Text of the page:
Ten years with no news of Amy

Amy Fitzpatrick was last seen at 10pm on 1 January 2008 in Calypso, Mijas Costa. Below, her mother and stepfather, David Mahon, who was convicted in 2016 for killing Amy's brother.
Amy Fitzpatrick was last seen at 10pm on 1 January 2008 in Calypso, Mijas Costa. Below, her mother and stepfather, David Mahon, who was convicted in 2016 for killing Amy's brother. / SUR
  • The Irish teenager disappeared on New Year's Day 2008 when she was on her way home from a friend's house in Mijas

She had spent New Year's Eve at her friend Ashley's house, on the Calypso development in Mijas Costa, to help look after her younger brother. The next day, New Year's Day, they went to the Calahonda market and returned to Ashley's house. At 10pm Amy Fitzpatrick said good- bye to her friend and set off for her home in Riviera del Sol, a walk of around two kilometres on a tarmacked path (except for a 50-metre unsurfaced stretch) but that was little-used. No one has seen her since. And that was ten years ago.

Ten years with no news of Amy

The Irish teenager, who was then 15 years old, disappeared on that walk home without a trace. The Guardia Civil, who inspected the route she should have taken, found no evidence of an abduction, which is what her mother Audrey had feared had happened. Officers never ruled out that theory although they initially gave more credibility to the idea that Amy had run away of her own accord. She had apparently wanted to go and live with her father, who had stayed in Ireland when his marriage with her mother broke up. The teenager lived in Mijas with her mother, brother and her mother's partner, David Mahon.

Over the last decade the family have launched several campaigns and tributes to keep Amy's disappearance in the public eye. In 2010, her mother and her partner even offered a reward of a million euros for anyone who could provide information that would lead to the whereabouts of the young girl. The following year they started a campaign with the slogan 'Amy's Day', which took them around different towns in the province of Malaga on the first day of each month to remind people of the case.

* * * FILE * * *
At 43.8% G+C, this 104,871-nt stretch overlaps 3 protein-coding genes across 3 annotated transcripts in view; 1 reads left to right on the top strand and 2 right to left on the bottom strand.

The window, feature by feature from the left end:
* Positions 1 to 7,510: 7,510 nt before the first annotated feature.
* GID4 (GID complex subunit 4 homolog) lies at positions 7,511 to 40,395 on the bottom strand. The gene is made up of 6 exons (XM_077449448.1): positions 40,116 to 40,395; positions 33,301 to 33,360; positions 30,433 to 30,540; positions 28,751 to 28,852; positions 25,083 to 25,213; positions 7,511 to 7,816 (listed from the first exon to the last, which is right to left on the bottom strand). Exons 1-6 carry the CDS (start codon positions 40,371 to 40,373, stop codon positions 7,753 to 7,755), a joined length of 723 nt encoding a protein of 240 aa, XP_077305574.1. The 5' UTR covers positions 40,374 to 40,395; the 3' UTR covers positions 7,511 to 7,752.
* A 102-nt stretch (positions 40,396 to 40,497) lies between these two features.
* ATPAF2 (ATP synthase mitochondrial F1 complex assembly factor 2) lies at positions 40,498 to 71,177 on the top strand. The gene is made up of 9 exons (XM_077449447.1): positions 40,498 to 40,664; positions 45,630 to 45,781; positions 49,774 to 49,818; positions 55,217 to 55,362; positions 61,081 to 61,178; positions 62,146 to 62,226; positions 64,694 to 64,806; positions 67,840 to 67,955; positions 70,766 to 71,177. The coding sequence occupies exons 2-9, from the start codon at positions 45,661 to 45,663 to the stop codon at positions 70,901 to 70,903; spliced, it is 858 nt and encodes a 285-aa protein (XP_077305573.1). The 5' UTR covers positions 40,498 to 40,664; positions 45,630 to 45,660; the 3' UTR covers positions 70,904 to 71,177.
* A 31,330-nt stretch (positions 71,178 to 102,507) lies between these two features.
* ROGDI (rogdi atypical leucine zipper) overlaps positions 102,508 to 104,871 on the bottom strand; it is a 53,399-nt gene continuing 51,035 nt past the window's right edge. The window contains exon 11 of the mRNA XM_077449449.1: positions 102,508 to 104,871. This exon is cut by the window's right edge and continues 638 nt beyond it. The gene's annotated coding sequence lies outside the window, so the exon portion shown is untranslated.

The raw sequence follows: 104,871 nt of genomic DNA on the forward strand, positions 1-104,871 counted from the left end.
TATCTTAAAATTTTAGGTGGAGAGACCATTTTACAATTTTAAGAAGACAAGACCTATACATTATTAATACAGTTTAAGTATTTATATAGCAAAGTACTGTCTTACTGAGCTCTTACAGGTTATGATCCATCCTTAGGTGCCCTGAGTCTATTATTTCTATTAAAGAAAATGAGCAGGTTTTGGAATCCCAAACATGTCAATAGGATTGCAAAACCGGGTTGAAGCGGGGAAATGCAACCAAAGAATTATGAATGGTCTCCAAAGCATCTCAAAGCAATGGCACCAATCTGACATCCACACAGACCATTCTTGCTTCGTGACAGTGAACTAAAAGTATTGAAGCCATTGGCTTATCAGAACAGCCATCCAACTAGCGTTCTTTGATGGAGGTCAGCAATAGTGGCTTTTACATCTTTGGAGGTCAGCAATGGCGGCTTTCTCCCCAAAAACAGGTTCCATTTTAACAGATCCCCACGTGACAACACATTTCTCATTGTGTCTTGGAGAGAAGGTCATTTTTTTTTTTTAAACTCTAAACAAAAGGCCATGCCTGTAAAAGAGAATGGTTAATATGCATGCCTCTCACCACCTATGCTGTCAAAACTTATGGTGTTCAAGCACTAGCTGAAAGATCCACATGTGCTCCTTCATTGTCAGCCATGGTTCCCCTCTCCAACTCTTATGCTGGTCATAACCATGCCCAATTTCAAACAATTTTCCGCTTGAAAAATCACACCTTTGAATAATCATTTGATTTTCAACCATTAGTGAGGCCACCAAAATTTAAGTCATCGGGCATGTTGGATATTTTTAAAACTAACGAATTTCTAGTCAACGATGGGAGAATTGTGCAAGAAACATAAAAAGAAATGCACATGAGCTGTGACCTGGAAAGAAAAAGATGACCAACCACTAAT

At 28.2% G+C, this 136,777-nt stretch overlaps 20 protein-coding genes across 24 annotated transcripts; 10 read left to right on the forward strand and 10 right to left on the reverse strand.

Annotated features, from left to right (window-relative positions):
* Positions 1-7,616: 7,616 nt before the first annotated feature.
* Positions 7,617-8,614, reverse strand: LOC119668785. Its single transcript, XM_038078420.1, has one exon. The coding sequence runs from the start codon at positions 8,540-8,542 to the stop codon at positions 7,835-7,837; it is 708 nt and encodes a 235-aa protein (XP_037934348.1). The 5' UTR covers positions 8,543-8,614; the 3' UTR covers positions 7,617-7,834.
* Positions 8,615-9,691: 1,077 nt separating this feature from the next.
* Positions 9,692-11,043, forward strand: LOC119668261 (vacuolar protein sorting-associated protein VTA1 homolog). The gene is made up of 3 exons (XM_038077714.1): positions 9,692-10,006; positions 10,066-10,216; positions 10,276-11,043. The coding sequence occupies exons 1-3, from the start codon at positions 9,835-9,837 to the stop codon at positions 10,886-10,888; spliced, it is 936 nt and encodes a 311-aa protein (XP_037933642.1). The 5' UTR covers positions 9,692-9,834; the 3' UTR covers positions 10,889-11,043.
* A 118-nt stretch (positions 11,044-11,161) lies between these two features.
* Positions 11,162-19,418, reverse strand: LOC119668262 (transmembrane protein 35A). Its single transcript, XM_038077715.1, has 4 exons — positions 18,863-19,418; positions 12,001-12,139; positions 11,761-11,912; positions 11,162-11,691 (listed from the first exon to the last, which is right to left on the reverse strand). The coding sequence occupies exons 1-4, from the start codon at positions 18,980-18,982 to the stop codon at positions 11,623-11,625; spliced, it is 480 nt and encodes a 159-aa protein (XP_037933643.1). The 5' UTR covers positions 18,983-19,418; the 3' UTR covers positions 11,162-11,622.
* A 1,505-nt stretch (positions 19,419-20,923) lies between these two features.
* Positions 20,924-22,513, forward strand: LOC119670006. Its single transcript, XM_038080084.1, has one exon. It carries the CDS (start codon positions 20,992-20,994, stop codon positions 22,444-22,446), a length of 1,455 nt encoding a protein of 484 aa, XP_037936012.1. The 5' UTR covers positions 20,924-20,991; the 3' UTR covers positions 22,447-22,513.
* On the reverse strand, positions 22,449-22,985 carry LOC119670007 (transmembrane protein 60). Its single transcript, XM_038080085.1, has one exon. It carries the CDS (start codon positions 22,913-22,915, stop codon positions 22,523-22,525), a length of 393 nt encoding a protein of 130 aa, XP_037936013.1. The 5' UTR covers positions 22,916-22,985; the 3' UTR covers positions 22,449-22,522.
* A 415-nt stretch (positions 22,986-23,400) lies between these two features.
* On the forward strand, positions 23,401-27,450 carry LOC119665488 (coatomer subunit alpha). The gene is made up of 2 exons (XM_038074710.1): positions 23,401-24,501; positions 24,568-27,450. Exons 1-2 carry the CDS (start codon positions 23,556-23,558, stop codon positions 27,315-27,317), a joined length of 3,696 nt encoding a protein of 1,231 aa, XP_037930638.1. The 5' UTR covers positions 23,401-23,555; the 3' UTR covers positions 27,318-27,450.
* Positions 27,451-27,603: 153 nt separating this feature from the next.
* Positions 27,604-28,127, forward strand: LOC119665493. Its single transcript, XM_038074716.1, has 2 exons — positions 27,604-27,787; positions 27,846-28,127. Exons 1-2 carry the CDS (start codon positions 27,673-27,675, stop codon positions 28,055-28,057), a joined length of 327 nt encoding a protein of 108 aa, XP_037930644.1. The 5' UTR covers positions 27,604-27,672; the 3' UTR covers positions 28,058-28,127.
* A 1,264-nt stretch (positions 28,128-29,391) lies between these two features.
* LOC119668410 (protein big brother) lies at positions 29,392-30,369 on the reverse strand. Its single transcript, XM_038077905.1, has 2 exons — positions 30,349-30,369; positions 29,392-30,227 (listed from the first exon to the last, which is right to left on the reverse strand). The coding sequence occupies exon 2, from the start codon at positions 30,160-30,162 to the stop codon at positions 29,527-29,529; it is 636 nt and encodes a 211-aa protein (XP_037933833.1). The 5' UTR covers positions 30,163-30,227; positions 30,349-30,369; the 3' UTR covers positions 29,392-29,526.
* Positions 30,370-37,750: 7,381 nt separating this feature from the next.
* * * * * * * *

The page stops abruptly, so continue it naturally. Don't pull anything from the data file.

In January 2012, the couple moved to Ireland, where Audrey's son Dean lived after moving back there a year after Amy's disappearance. But fate was to deal another huge blow to the Fitzpatrick family. Barely a year and a half later, in May 2013, Dean was fatally stabbed in a fight with his stepfather in Coolock, a district on the north side of Dublin, near the flat the family had moved into when they moved back to Ireland. He was 23.

Dave Mahon was accused of killing his stepson. At the trial, which he attended on the arm of Audrey, Dean and Amy's mother, he pleaded innocent and blamed the death on an accident or possible suicide, stating that the youth had stabbed himself. The jury cleared him of murder but found him guilty of manslaughter. In June 2016 he was sentenced to seven years in prison. His appeal was rejected.

On the tenth anniversary of Amy's disappearance, her biological father, Christopher Fitzpatrick, has broken his silence and made statements to the Irish press.

“Christmas and New Year's will never be the same again. I am still devastated over the loss of my two children, Amy and Dean,” he told the Sunday World.

Fitzpatrick sent out a plea to anyone with any relevant information they haven't disclosed until now to come forward.

“I would like to ask people who were there 10 years ago when Amy went missing and may have information they can now share, to contact the police,” he said. “People went back to the UK and different parts of the world afterwards, and they should come forward.

“We just want to find Amy. We know where Dean is, but to bring Amy home would be great,” he added.